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Chinese Art Critic Li Xianting: Collecting Chinese Contemporary Art Is A Kind Of “Cultural Creation”

“Godfather Of Chinese Contemporary Art” Advocates Collections Develop To Ensure Art Can Be Seen In China

"The Godfather of Chinese contemporary art," Li Xianting (Photo: ArtZine China)

"The Godfather of Chinese contemporary art," Li Xianting (Photo: ArtZine China)

At recent events like the Global Collecting Forum and the Songzhuang Art Festival’s Conference of Collectors of Chinese Contemporary Art, a major topic of discussion among Chinese scholars and art critics has been the need for Chinese collectors of contemporary art (and Chinese museums and galleries) to acquire more top-quality pieces while educating the public on the history, subject matter, figures and current state of Chinese contemporary art.

At the Songzhuang Festival, Chinese art critic Li Xianting — who has been called the “Godfather of Chinese Contemporary Art” — gave a speech in which he said collecting Chinese contemporary art is a form of “cultural creation” which requires the urgent attention of Chinese collectors. Since the breakout of Chinese contemporary art in the late 1970s and its development over the years, the majority of major works of art have been acquired by Western collectors, and although that is changing gradually as Chinese buyers amass their own collections, Li still sees disequilibrium in the global marketplace. By building collections of Chinese contemporary art now, and continuing to patronize Chinese artists in the same way the Medici family did in Renaissance-era Italy, Li feels that Chinese art can reach the Chinese people themselves by building a new form of aesthetic education while stemming the flow of artwork out of the country.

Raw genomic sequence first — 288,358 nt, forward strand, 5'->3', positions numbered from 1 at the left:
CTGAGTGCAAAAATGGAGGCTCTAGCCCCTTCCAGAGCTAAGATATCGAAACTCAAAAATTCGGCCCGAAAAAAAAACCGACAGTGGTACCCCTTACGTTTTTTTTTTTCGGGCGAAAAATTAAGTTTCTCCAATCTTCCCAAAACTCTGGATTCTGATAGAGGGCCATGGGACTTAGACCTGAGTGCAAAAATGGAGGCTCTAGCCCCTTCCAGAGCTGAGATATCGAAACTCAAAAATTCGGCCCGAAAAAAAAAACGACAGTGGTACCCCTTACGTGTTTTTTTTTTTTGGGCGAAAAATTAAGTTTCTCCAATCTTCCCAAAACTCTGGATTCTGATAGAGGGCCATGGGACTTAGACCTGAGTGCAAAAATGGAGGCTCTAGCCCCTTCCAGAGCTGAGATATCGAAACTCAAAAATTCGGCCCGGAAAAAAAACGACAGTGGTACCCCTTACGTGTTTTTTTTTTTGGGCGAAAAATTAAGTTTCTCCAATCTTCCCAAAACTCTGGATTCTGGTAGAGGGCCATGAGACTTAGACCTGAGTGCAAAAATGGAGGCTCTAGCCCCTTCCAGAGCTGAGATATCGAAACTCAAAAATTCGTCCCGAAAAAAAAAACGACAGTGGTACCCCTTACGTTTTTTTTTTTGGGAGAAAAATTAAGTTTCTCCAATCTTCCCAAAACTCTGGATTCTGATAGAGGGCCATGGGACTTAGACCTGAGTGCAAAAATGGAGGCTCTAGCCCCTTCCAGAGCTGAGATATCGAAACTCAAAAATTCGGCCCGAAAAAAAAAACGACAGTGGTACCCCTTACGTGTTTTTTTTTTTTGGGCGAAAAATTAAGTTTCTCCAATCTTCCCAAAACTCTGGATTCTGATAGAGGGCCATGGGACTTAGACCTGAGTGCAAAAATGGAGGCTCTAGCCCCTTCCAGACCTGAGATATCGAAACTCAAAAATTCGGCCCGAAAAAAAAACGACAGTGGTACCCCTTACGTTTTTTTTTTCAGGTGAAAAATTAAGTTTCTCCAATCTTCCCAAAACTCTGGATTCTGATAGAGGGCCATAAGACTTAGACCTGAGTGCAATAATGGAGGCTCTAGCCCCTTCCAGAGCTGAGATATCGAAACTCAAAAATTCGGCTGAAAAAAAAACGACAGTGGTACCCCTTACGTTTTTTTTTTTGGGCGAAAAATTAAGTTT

Artxun (Chinese) posted the entirety of Li’s speech today. Translation of excerpts by ChinaLuxCultureBiz team:

Collection is a kind of cultural creation, and in collecting contemporary art one must face value standards, but value standards in a progressing era are of a very uncertain ideological form, and collectors — through their behavior — have to confirm whether they’re actually qualified to become the builders of value standards in the era in which we live. Every major collector who made an important contribution to art history, such as the Renaissance-era Medici family or the Guggenheims, Ludwig II…the famous American and Italian Guggenheim museums, and Germany’s Ludwig Museum — named after these collectors — because of these people and places collecting artwork, some of these works of art have become critical elements of art history.

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